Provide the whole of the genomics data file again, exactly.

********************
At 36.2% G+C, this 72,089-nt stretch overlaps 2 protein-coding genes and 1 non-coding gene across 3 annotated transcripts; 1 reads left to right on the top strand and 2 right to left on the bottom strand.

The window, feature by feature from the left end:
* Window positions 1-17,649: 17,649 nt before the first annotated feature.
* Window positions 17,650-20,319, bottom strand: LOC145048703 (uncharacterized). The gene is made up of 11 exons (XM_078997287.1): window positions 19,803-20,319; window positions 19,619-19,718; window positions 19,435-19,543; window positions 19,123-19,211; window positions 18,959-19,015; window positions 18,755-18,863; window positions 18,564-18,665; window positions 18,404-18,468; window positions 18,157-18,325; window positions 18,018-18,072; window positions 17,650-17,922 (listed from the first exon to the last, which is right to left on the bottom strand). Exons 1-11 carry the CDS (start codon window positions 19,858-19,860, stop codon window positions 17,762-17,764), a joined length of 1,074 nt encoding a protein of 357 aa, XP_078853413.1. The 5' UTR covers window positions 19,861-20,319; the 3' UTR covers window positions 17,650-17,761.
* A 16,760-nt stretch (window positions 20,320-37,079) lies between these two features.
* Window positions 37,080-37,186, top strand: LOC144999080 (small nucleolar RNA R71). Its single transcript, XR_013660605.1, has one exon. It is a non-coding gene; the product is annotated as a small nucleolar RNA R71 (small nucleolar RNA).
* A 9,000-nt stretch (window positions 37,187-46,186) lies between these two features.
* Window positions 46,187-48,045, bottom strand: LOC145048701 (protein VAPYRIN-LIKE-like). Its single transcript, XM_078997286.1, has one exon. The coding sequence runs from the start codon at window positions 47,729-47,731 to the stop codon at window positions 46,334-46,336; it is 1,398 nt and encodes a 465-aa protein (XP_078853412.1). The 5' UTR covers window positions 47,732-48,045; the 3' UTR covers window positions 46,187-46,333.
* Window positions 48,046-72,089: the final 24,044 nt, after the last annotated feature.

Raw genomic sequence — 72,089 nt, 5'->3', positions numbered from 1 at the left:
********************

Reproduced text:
At 36.2% G+C, this 72,089-nt stretch overlaps 2 protein-coding genes and 1 non-coding gene across 3 annotated transcripts; 1 reads left to right on the top strand and 2 right to left on the bottom strand.

The window, feature by feature from the left end:
* Window positions 1-17,649: 17,649 nt before the first annotated feature.
* Window positions 17,650-20,319, bottom strand: LOC145048703 (uncharacterized). The gene is made up of 11 exons (XM_078997287.1): window positions 19,803-20,319; window positions 19,619-19,718; window positions 19,435-19,543; window positions 19,123-19,211; window positions 18,959-19,015; window positions 18,755-18,863; window positions 18,564-18,665; window positions 18,404-18,468; window positions 18,157-18,325; window positions 18,018-18,072; window positions 17,650-17,922 (listed from the first exon to the last, which is right to left on the bottom strand). Exons 1-11 carry the CDS (start codon window positions 19,858-19,860, stop codon window positions 17,762-17,764), a joined length of 1,074 nt encoding a protein of 357 aa, XP_078853413.1. The 5' UTR covers window positions 19,861-20,319; the 3' UTR covers window positions 17,650-17,761.
* A 16,760-nt stretch (window positions 20,320-37,079) lies between these two features.
* Window positions 37,080-37,186, top strand: LOC144999080 (small nucleolar RNA R71). Its single transcript, XR_013660605.1, has one exon. It is a non-coding gene; the product is annotated as a small nucleolar RNA R71 (small nucleolar RNA).
* A 9,000-nt stretch (window positions 37,187-46,186) lies between these two features.
* Window positions 46,187-48,045, bottom strand: LOC145048701 (protein VAPYRIN-LIKE-like). Its single transcript, XM_078997286.1, has one exon. The coding sequence runs from the start codon at window positions 47,729-47,731 to the stop codon at window positions 46,334-46,336; it is 1,398 nt and encodes a 465-aa protein (XP_078853412.1). The 5' UTR covers window positions 47,732-48,045; the 3' UTR covers window positions 46,187-46,333.
* Window positions 48,046-72,089: the final 24,044 nt, after the last annotated feature.

Raw genomic sequence — 72,089 nt, 5'->3', positions numbered from 1 at the left: